We’ve done our best friends a grave disservice by forcing them to conform to artificial standards.
A Matter of Breeding: A Biting History of Pedigree Dogs and How the Quest for Status Has Harmed Man's Best FriendPublisher: Beacon
Author: Michael Brandow
Pages: 288 pages
Publication date: 2015-02
Author Michael Brandow knows his dogs. He owns several himself and is also a professional dog walker. In fact many of the anecdotes in A Matter of Breeding: A Biting History of Pedigree Dogs and How the Quest for Status has Harmed Man’s Best Friend come from his experiences as a dog walker. For example, in the first chapter, titled “The English Vice”, Brandow opens with Bob, an English bulldog puppy. Bob has trouble keeping food (and sometimes even water) down, is asthmatic and has such weak muscle structure that he can barely stand. After spending a few pages letting us getting to know Bob, Brandow goes back in time to give a history of the breed.
Bulldogs, as Brandow relates, were refashioned, rebranded, improved, and/or innovated (as are most of the other dogs he mentions in the book). The end result is Bob, whose daily outings don’t quite live up to the title of walk:
He waddled a few feet, did his other business, threw up some more, then snorted while looking up at me with eyes full of puss. I reminded myself not to be alarmed by this compact medicine ball oozing from every orifice. Bob coughed and rested before trying to walk again, only to stumble and swerve as though he was about to faint.
Many of the other chapters follow a similar pattern (although not all the dogs are quite as sad as Bob)—these chapters often begin with anecdotes and then continue on to note the decline of the breed in question—a decline that is almost always related to human interference.
It’s easy to feel sorry for these dogs—the purebreds, the ones that aren’t healthy, the ones that are raised to fight other dogs—all thanks to human meddling. It’s also easy to fall in love with the mutts Brandow talks about, particularly Samantha, introduced to readers in the chapter, “Eugenics, You, and Fido Too”.
Samantha is one of Brandow’s dogs. She is beautiful, intelligent and athletic. She shows her intelligence and athleticism by competing in (and often winning) agility competitions—the competitions where dogs weave through stakes, race up and down teeter-totters, jump off docks, and/or catch balls or Frisbees. Samantha’s only "downfall"—she’s not a trained seal that will perform on command. When she and Brandow are invited onto a morning talk show, Samantha does great in practice; she catches ball after ball. In fact she catches every ball—except the one filmed for the show. It’s hard not to try and reach into the book and hug Samantha when she doesn’t live up to the television producers’ expectations. It’s also hard not to see the difference between Samantha and the pedigree dogs in the book.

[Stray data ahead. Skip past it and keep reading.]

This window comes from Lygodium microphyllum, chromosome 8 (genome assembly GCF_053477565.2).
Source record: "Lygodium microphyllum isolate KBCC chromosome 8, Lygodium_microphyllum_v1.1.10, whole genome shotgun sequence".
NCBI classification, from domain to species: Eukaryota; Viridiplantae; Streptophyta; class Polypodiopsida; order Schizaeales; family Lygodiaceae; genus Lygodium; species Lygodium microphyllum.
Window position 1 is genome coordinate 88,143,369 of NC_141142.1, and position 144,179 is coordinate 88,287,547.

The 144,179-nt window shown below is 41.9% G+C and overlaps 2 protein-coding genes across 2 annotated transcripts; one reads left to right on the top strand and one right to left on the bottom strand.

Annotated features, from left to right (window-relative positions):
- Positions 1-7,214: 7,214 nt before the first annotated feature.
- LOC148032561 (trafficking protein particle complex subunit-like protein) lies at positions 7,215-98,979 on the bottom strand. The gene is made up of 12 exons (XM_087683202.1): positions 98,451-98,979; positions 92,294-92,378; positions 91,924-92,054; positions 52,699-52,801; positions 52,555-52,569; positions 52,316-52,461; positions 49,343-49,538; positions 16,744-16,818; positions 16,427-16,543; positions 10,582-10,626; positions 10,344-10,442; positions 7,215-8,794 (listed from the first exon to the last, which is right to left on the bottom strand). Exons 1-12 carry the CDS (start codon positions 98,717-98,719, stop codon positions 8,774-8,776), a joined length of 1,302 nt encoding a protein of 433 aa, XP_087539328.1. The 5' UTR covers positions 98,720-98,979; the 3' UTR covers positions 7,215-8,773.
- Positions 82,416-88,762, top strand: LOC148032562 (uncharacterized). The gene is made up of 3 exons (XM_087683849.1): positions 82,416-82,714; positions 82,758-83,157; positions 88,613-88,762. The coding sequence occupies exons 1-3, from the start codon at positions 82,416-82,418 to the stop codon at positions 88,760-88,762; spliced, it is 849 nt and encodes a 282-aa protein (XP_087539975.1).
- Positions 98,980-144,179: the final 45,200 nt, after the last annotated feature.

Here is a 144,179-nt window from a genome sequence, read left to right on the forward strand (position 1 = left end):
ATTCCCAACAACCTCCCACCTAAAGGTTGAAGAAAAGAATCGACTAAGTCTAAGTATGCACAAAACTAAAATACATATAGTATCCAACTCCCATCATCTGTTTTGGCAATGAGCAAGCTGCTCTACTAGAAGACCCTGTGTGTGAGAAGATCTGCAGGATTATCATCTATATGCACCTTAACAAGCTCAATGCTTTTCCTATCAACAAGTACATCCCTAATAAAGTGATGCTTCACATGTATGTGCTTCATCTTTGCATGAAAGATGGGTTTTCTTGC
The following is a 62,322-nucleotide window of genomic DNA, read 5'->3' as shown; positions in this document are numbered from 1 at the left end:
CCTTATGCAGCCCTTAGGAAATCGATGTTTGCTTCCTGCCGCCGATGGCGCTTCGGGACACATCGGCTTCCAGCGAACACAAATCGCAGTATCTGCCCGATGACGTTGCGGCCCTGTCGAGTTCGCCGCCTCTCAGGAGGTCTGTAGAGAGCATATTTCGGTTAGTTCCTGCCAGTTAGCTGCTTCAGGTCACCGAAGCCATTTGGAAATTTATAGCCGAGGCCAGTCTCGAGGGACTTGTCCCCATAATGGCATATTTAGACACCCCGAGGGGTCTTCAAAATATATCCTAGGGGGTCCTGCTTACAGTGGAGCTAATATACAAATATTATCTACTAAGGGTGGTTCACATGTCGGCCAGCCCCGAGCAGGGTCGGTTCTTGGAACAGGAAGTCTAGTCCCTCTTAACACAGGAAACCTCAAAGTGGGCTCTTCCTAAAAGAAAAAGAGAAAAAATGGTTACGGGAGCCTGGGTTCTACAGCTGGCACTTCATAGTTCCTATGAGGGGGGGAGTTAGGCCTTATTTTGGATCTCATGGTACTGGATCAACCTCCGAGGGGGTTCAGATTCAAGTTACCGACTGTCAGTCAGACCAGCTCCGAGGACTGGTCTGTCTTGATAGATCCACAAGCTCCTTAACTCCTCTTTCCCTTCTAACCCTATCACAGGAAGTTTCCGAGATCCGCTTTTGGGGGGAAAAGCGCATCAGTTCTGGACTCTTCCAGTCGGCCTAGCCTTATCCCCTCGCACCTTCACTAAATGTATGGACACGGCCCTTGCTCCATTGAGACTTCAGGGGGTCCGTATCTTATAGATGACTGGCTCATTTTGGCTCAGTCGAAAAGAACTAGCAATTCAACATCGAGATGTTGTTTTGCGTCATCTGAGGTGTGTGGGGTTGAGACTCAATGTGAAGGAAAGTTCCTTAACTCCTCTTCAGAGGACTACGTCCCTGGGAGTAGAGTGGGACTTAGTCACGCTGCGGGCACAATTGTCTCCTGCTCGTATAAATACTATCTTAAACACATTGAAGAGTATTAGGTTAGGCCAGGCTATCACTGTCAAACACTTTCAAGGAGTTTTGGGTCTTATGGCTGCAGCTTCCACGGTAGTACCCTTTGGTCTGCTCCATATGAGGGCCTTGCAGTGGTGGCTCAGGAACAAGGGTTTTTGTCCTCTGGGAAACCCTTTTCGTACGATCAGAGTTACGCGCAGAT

Other parts of the book aren’t quite so endearing. Brandow has a sharp sense of humor and often uses it to ridicule breeders that have made pedigree dogs into what they are today and people who insist on buying pedigree dogs. Some of this ridicule is perhaps justified. Brandow maintains that “mutilating dogs was once defended for the benefit of humankind, though today this archaic custom is purely for show. A rugged-hunter-turned-lapdog doesn’t require surgery to sprawl across a living room sofa. Nor does he need a historically accurate behind to be seen in public… at the end of the day their true concerns are esthetic and not practical.”
Brandow’s points are well taken—the human race has done some crazy things to dogs—we’ve often cared more about coat colors and nose lengths than the actual dogs themselves. Further, Brandow’s stance on adopting is absolutely correct: owning a shelter dog should be something to brag about.
That said, should people be ashamed for their love of a breed? Does the family who owns a golden retriever or a poodle need to apologize for it? Should readers dream of a world without border collies? There’s no doubt that the US has pet over-population problem, and it certainly can be argued that breeding and breeders (along with the people who buy from breeders) add to this problem. But then again, so do owners of purebreds and mutts alike who do not spay or neuter their pets.
One of the book blurbs describes A Matter of Breeding as a book every dog lover should read. And for the most part, that quote is spot on. Even the most knowledgeable dog lover should learn something from this book. That said, the tone—often snarky and sarcastic— while fun, may be off putting to some dog lovers, and the writing style, with phrases like “proven facts” can be a little distracting at times. In the end, though, this is an eye-opening book, and Brandow brings us a well-researched book that brings an important issue front and center.